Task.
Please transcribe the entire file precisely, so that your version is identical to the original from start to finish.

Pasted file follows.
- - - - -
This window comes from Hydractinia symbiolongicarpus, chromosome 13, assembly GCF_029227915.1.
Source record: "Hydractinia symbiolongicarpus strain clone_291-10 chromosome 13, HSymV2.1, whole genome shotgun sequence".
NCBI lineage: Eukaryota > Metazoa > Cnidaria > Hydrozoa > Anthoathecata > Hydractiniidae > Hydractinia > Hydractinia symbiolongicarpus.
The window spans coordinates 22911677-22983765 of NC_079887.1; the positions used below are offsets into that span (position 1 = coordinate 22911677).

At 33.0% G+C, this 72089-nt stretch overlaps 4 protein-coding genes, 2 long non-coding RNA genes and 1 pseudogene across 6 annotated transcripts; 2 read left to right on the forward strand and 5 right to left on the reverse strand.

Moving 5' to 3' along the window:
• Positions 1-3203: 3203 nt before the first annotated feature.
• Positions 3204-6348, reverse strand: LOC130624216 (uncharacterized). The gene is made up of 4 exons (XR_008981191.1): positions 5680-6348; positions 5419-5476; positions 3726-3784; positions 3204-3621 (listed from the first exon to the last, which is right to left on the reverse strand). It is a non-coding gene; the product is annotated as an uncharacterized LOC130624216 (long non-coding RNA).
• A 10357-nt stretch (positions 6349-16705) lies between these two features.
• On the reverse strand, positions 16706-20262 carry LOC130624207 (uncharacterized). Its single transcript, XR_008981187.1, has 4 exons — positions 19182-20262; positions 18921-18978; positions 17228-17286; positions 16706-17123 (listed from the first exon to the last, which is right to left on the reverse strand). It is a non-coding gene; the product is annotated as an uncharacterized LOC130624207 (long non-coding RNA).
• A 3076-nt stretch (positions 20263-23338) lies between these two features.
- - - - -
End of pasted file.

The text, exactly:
This window comes from Hydractinia symbiolongicarpus, chromosome 13, assembly GCF_029227915.1.
Source record: "Hydractinia symbiolongicarpus strain clone_291-10 chromosome 13, HSymV2.1, whole genome shotgun sequence".
NCBI lineage: Eukaryota > Metazoa > Cnidaria > Hydrozoa > Anthoathecata > Hydractiniidae > Hydractinia > Hydractinia symbiolongicarpus.
The window spans coordinates 22911677-22983765 of NC_079887.1; the positions used below are offsets into that span (position 1 = coordinate 22911677).

At 33.0% G+C, this 72089-nt stretch overlaps 4 protein-coding genes, 2 long non-coding RNA genes and 1 pseudogene across 6 annotated transcripts; 2 read left to right on the forward strand and 5 right to left on the reverse strand.

Moving 5' to 3' along the window:
• Positions 1-3203: 3203 nt before the first annotated feature.
• Positions 3204-6348, reverse strand: LOC130624216 (uncharacterized). The gene is made up of 4 exons (XR_008981191.1): positions 5680-6348; positions 5419-5476; positions 3726-3784; positions 3204-3621 (listed from the first exon to the last, which is right to left on the reverse strand). It is a non-coding gene; the product is annotated as an uncharacterized LOC130624216 (long non-coding RNA).
• A 10357-nt stretch (positions 6349-16705) lies between these two features.
• On the reverse strand, positions 16706-20262 carry LOC130624207 (uncharacterized). Its single transcript, XR_008981187.1, has 4 exons — positions 19182-20262; positions 18921-18978; positions 17228-17286; positions 16706-17123 (listed from the first exon to the last, which is right to left on the reverse strand). It is a non-coding gene; the product is annotated as an uncharacterized LOC130624207 (long non-coding RNA).
• A 3076-nt stretch (positions 20263-23338) lies between these two features.